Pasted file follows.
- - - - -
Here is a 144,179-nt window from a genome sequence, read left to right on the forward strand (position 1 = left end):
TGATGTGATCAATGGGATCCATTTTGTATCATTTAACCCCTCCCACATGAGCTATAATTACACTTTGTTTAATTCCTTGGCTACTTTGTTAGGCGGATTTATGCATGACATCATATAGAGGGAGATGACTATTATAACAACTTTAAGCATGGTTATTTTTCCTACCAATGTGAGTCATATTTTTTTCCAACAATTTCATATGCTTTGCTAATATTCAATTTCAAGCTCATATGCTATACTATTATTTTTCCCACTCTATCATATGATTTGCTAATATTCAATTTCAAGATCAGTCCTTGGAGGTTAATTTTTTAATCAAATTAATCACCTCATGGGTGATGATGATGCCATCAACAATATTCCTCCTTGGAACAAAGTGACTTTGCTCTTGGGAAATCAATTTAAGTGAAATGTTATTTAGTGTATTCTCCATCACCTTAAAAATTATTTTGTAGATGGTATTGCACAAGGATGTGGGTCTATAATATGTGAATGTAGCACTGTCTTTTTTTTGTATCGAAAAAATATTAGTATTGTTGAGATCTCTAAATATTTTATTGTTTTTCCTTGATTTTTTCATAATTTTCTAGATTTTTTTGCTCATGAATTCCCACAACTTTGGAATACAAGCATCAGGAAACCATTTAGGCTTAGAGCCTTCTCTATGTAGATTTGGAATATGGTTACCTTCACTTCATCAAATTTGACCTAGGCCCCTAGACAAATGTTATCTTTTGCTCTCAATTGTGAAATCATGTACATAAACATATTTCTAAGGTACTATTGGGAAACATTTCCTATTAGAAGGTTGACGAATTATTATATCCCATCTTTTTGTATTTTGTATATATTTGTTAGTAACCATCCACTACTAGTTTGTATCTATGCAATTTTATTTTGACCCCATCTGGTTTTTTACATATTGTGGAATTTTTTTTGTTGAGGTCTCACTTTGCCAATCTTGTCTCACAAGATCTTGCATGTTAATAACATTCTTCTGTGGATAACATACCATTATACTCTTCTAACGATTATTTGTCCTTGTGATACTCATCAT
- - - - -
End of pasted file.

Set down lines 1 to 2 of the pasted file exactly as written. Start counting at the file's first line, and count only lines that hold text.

Here is a 144,179-nt window from a genome sequence, read left to right on the forward strand (position 1 = left end):
TGATGTGATCAATGGGATCCATTTTGTATCATTTAACCCCTCCCACATGAGCTATAATTACACTTTGTTTAATTCCTTGGCTACTTTGTTAGGCGGATTTATGCATGACATCATATAGAGGGAGATGACTATTATAACAACTTTAAGCATGGTTATTTTTCCTACCAATGTGAGTCATATTTTTTTCCAACAATTTCATATGCTTTGCTAATATTCAATTTCAAGCTCATATGCTATACTATTATTTTTCCCACTCTATCATATGATTTGCTAATATTCAATTTCAAGATCAGTCCTTGGAGGTTAATTTTTTAATCAAATTAATCACCTCATGGGTGATGATGATGCCATCAACAATATTCCTCCTTGGAACAAAGTGACTTTGCTCTTGGGAAATCAATTTAAGTGAAATGTTATTTAGTGTATTCTCCATCACCTTAAAAATTATTTTGTAGATGGTATTGCACAAGGATGTGGGTCTATAATATGTGAATGTAGCACTGTCTTTTTTTTGTATCGAAAAAATATTAGTATTGTTGAGATCTCTAAATATTTTATTGTTTTTCCTTGATTTTTTCATAATTTTCTAGATTTTTTTGCTCATGAATTCCCACAACTTTGGAATACAAGCATCAGGAAACCATTTAGGCTTAGAGCCTTCTCTATGTAGATTTGGAATATGGTTACCTTCACTTCATCAAATTTGACCTAGGCCCCTAGACAAATGTTATCTTTTGCTCTCAATTGTGAAATCATGTACATAAACATATTTCTAAGGTACTATTGGGAAACATTTCCTATTAGAAGGTTGACGAATTATTATATCCCATCTTTTTGTATTTTGTATATATTTGTTAGTAACCATCCACTACTAGTTTGTATCTATGCAATTTTATTTTGACCCCATCTGGTTTTTTACATATTGTGGAATTTTTTTTGTTGAGGTCTCACTTTGCCAATCTTGTCTCACAAGATCTTGCATGTTAATAACATTCTTCTGTGGATAACATACCATTATACTCTTCTAACGATTATTTGTCCTTGTGATACTCATCAT